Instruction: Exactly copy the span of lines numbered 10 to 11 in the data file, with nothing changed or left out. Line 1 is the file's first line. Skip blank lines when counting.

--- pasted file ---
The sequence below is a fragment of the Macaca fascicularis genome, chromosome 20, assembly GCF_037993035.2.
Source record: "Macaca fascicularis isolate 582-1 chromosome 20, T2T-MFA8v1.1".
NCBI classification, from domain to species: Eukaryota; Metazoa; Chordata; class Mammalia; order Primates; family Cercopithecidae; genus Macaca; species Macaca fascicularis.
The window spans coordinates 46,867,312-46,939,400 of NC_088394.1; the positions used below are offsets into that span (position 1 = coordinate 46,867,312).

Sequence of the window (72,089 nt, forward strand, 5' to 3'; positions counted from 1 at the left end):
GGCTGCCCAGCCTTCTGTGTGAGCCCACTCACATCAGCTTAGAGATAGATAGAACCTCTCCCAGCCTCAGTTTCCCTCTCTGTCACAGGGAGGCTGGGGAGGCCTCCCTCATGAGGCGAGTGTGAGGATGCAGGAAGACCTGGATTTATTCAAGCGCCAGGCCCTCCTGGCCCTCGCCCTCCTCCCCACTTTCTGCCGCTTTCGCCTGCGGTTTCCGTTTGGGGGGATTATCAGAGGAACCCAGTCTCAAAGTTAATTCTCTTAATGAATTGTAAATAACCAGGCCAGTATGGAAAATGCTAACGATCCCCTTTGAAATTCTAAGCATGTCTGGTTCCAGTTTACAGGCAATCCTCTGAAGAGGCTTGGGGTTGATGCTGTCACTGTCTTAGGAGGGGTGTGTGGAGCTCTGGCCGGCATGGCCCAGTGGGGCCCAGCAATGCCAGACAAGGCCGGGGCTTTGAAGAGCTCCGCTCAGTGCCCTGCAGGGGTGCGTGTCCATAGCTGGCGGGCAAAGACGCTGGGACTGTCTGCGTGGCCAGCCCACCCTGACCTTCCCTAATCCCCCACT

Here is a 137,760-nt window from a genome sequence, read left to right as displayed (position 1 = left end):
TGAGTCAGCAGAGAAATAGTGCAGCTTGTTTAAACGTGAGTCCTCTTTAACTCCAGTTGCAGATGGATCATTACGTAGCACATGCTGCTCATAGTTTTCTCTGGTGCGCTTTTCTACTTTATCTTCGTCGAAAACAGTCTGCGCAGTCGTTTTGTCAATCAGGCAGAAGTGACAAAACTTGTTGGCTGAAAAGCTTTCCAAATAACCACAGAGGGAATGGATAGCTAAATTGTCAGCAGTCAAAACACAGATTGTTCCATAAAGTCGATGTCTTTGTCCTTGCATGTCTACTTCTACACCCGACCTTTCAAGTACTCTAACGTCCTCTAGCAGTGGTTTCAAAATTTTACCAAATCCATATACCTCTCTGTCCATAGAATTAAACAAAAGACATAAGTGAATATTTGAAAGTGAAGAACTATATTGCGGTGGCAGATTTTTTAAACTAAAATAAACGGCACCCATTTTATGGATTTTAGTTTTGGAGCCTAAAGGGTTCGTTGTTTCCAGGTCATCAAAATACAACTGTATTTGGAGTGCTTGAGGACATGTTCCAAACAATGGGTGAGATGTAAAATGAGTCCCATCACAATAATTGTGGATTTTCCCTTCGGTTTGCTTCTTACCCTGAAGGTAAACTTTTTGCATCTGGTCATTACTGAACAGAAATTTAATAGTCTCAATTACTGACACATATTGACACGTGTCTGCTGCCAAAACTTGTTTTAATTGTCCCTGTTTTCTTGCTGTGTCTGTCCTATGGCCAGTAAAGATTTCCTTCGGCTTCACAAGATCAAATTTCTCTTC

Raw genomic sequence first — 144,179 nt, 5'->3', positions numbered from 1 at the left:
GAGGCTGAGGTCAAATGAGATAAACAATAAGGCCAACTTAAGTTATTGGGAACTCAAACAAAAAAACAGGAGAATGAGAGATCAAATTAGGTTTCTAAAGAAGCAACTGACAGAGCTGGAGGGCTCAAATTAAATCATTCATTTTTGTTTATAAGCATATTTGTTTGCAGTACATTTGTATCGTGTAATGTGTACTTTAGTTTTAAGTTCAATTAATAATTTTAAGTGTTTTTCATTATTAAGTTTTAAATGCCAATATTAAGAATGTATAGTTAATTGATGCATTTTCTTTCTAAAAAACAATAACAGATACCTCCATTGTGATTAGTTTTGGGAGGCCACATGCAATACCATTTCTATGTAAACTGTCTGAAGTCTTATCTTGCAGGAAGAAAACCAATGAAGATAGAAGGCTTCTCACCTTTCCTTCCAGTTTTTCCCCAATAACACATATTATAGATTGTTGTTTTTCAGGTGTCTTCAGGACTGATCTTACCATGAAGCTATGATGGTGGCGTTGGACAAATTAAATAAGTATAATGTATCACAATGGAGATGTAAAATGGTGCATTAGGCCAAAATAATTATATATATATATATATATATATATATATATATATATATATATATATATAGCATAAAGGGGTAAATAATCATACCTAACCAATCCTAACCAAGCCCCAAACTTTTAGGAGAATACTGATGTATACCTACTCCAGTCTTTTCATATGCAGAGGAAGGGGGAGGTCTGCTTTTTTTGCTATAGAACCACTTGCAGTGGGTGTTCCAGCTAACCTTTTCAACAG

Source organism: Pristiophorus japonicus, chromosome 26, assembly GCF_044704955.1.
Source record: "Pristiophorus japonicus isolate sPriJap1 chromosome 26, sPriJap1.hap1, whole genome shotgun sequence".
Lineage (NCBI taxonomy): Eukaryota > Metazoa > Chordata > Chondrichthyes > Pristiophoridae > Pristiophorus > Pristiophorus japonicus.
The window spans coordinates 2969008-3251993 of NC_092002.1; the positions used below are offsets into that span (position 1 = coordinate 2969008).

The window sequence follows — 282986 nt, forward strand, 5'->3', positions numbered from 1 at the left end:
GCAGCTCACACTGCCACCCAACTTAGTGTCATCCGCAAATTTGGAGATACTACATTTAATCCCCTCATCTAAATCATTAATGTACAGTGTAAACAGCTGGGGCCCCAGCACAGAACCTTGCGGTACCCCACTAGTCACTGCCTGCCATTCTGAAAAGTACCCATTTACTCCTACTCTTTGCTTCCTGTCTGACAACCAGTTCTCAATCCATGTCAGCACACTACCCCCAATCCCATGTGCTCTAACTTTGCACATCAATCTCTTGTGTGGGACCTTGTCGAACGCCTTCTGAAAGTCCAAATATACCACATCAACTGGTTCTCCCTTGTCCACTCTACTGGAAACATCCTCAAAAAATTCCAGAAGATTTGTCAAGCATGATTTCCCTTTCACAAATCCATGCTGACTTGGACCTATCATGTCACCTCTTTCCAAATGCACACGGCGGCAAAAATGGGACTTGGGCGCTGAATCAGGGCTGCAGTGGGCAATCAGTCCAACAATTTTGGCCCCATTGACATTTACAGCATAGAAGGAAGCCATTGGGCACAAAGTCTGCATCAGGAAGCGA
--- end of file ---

GAGGCTGAGGTCAAATGAGATAAACAATAAGGCCAACTTAAGTTATTGGGAACTCAAACAAAAAAACAGGAGAATGAGAGATCAAATTAGGTTTCTAAAGAAGCAACTGACAGAGCTGGAGGGCTCAAATTAAATCATTCATTTTTGTTTATAAGCATATTTGTTTGCAGTACATTTGTATCGTGTAATGTGTACTTTAGTTTTAAGTTCAATTAATAATTTTAAGTGTTTTTCATTATTAAGTTTTAAATGCCAATATTAAGAATGTATAGTTAATTGATGCATTTTCTTTCTAAAAAACAATAACAGATACCTCCATTGTGATTAGTTTTGGGAGGCCACATGCAATACCATTTCTATGTAAACTGTCTGAAGTCTTATCTTGCAGGAAGAAAACCAATGAAGATAGAAGGCTTCTCACCTTTCCTTCCAGTTTTTCCCCAATAACACATATTATAGATTGTTGTTTTTCAGGTGTCTTCAGGACTGATCTTACCATGAAGCTATGATGGTGGCGTTGGACAAATTAAATAAGTATAATGTATCACAATGGAGATGTAAAATGGTGCATTAGGCCAAAATAATTATATATATATATATATATATATATATATATATATATATATATATATATAGCATAAAGGGGTAAATAATCATACCTAACCAATCCTAACCAAGCCCCAAACTTTTAGGAGAATACTGATGTATACCTACTCCAGTCTTTTCATATGCAGAGGAAGGGGGAGGTCTGCTTTTTTTGCTATAGAACCACTTGCAGTGGGTGTTCCAGCTAACCTTTTCAACAG

Source organism: Pristiophorus japonicus, chromosome 26, assembly GCF_044704955.1.